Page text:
Planetary Group Seminar: Debris disks: Comets, asteroids, and dust around stars (A. Krivov)

  • Datum: 10.05.2016
  • Uhrzeit: 14:00 - 15:00
  • Vortragende(r): Alexander Krivov
  • Astrophysical Institute and University Observatory Friedrich Schiller University Jena
  • Ort: MPS
  • Raum: Auditorium
  • Gastgeber: Urs Mall
Planetary Group Seminar: Debris disks: Comets, asteroids, and dust around stars (A. Krivov)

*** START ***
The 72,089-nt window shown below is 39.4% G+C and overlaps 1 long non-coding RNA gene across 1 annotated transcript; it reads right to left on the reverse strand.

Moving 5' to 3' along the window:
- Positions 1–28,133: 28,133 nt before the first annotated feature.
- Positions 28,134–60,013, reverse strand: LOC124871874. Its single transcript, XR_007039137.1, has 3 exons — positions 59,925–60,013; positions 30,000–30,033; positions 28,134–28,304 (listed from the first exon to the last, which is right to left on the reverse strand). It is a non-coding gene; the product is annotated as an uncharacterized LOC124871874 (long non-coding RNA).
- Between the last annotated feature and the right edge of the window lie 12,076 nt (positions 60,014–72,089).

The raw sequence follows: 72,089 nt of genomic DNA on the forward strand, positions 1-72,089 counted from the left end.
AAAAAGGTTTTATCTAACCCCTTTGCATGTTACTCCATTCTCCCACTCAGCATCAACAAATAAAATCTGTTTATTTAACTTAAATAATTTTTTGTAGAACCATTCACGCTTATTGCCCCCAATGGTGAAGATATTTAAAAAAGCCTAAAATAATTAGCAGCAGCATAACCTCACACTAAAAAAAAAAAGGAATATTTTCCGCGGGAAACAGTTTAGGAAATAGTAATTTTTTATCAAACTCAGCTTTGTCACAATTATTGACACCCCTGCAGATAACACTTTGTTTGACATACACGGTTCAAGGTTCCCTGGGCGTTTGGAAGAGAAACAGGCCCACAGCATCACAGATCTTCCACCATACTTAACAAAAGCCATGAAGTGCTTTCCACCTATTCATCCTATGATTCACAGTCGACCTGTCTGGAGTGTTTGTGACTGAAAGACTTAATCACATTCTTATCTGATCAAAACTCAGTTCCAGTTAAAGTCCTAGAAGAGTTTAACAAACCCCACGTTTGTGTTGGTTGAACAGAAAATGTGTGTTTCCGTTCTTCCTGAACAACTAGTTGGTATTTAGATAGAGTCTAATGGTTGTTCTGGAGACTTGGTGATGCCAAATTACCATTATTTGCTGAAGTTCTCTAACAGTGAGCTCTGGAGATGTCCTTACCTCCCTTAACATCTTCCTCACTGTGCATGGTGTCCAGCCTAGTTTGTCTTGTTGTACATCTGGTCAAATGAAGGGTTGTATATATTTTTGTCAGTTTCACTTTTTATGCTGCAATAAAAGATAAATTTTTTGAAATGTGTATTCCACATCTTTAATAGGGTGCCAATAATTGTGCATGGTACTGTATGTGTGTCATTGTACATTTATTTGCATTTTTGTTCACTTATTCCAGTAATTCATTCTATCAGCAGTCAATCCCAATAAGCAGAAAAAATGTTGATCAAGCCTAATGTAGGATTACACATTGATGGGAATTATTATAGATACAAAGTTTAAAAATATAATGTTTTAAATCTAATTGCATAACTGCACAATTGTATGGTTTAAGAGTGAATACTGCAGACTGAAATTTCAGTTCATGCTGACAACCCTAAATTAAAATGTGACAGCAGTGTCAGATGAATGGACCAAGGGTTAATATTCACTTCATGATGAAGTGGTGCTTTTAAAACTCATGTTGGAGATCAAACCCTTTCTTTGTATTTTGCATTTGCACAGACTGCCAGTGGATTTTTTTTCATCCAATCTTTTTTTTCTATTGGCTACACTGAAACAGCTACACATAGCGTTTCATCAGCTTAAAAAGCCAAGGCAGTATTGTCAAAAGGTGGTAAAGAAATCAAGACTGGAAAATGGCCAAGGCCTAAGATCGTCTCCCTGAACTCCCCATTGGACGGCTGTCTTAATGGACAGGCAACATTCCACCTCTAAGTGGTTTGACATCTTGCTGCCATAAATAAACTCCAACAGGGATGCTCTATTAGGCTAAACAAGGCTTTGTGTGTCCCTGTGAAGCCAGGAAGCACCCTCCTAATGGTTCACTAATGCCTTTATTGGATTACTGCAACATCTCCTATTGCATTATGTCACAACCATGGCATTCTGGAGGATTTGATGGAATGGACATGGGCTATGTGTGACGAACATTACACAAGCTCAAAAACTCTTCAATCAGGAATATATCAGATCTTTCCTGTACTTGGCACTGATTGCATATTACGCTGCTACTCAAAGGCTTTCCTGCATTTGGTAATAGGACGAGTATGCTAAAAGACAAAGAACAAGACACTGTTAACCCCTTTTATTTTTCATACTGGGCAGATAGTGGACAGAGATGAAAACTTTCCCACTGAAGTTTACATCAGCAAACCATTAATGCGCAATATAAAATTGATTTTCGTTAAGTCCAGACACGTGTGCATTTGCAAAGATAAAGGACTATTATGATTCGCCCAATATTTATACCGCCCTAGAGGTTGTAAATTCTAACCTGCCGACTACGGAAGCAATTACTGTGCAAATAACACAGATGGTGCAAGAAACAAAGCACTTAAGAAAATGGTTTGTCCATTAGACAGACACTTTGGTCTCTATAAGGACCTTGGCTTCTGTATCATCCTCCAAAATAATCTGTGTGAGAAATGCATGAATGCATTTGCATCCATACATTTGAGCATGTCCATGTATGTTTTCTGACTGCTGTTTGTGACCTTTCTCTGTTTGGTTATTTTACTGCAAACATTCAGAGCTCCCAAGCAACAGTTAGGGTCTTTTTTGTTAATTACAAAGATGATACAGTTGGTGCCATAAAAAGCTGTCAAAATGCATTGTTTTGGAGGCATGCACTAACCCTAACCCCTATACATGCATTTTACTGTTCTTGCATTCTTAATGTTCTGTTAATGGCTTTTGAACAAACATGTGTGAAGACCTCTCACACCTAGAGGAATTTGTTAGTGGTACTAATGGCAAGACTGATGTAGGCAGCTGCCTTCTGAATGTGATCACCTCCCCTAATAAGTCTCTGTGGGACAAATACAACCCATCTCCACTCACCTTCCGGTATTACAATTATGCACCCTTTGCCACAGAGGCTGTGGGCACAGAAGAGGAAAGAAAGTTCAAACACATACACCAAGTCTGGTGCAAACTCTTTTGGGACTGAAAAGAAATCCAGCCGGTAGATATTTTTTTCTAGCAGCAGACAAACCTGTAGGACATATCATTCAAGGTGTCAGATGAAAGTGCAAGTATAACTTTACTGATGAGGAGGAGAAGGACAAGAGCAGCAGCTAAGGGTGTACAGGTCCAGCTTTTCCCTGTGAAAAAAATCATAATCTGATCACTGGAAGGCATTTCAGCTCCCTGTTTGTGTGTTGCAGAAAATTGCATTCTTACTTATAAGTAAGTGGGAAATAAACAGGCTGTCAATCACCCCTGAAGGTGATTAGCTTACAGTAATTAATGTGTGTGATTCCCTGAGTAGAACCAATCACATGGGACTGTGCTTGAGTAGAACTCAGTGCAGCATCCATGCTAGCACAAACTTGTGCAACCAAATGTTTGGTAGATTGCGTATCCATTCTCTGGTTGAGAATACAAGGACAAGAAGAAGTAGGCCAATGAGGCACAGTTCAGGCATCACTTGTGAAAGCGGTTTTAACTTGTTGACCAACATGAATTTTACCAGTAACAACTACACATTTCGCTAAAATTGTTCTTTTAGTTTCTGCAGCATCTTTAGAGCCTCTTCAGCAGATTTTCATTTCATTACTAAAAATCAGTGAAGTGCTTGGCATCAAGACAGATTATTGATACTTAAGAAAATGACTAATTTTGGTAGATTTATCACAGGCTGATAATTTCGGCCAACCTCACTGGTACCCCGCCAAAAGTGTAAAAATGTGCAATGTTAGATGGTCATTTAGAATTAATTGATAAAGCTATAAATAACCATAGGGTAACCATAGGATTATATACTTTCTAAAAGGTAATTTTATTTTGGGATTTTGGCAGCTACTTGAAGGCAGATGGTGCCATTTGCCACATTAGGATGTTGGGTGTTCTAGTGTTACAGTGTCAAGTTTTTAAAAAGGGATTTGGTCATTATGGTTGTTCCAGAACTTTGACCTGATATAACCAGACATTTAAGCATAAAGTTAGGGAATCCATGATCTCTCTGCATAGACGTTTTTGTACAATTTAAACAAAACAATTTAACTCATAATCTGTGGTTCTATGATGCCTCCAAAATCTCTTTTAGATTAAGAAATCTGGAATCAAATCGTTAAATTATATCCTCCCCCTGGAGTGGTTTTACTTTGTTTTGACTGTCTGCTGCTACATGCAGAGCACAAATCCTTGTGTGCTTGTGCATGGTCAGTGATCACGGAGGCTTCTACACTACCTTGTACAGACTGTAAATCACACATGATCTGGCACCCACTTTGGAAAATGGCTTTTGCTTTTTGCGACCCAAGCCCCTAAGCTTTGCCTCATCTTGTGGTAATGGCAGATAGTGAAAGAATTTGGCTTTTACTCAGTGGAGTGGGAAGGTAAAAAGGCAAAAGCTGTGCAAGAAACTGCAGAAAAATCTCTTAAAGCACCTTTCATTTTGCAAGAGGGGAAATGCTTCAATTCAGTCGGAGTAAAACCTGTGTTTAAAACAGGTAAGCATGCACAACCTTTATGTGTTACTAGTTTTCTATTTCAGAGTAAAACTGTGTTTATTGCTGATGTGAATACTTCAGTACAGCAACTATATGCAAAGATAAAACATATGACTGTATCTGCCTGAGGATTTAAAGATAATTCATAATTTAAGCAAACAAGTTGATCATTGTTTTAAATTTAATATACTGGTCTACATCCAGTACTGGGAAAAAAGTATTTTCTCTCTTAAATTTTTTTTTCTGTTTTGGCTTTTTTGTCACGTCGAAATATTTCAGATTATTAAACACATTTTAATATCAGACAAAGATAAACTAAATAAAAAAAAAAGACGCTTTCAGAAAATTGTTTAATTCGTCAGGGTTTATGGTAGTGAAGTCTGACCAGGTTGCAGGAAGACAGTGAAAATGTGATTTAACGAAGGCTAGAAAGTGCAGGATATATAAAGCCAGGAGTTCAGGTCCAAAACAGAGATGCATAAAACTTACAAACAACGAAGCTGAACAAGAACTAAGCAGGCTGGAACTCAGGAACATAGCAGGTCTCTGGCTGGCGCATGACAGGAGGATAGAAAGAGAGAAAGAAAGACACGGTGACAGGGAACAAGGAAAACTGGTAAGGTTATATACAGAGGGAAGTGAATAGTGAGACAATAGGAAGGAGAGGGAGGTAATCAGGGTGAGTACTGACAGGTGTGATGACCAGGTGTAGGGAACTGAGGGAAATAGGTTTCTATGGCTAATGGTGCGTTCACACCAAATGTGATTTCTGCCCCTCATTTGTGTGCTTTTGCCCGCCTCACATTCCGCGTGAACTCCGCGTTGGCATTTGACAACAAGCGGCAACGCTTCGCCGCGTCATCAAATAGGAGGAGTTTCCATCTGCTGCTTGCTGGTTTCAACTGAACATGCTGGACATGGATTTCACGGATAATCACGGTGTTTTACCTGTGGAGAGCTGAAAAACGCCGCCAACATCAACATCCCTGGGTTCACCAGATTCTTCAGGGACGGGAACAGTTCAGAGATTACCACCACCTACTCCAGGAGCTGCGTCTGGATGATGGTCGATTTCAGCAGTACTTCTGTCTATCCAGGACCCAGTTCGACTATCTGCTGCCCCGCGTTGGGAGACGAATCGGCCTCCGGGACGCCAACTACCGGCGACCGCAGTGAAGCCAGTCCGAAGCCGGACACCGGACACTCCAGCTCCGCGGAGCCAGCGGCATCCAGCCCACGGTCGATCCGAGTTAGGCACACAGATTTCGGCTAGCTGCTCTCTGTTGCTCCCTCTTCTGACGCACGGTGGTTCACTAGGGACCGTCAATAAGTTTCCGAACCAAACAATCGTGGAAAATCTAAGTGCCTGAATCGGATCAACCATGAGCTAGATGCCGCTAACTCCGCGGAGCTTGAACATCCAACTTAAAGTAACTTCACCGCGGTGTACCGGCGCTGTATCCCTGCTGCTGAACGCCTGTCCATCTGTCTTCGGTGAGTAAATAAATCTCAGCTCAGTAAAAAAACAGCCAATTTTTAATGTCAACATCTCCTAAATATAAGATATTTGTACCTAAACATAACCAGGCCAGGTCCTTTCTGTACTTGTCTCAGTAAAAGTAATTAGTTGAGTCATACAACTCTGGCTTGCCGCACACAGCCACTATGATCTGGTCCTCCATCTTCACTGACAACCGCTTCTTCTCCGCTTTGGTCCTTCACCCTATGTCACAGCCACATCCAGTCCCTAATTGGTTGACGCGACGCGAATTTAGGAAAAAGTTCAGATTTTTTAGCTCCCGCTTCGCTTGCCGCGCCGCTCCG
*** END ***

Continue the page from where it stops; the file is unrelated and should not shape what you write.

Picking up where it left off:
While planets are the most treasured outcome of the planet formation process, they are not the sole component of planetary systems.  Our solar system harbors numerous comets and asteroids, which represent left-over material that failed to grow into full-sized planets. Furthermore, the solar system is immersed in an ethereal sheet of dust that is continually replenished by these small bodies as a result of their mutual collisions, as well as tidal and thermal disintegration.  Over the last three decades, a similar view has been emerging for other stars.  The belts of left-over planetesimals and their dust, commonly referred to as debris disks, have now been found to be nearly as common around nearby stars as planets.  Most of the debris disks have been detected by thermal radiation of their dust in excess of the stellar photospheric emission, and about a hundred of dusty Kuiper-belt analogs have been spatially resolved in thermal emission of scattered light.  Also, gas emission has been detected in some of the younger disks and interpreted as outgassing of comets. Unlike in the solar system, the small bodies around other stars are not observable directly, yet some of their properties can be constrained from the observed dust emission through collisional and dynamical modeling.  The same applies to planets.  While possibilities of exoplanet detection techniques still remain very limited, the debris disk structure readily revealed by the resolved images can be used to pinpoint the perturbing planets and, as the debris likely traces the dynamical stability regions, can tell us where there are no planets.  Apart from the cold debris dust stemming from the Kuiper-belt analogs, warm dust is often seen closer to the stars.  This dust may be either a signature of asteroid belts or witness the inward transport from the exo-Kuiper belts.  Unluckily, this `exozodiacal' dust has also been realized as a potential obstacle for the upcoming terrestrial planet searches.  This talk will outline essential observational results on debris disks, summarize their basic physics, and show how the study of debris disks influences our understanding of planetary systems.

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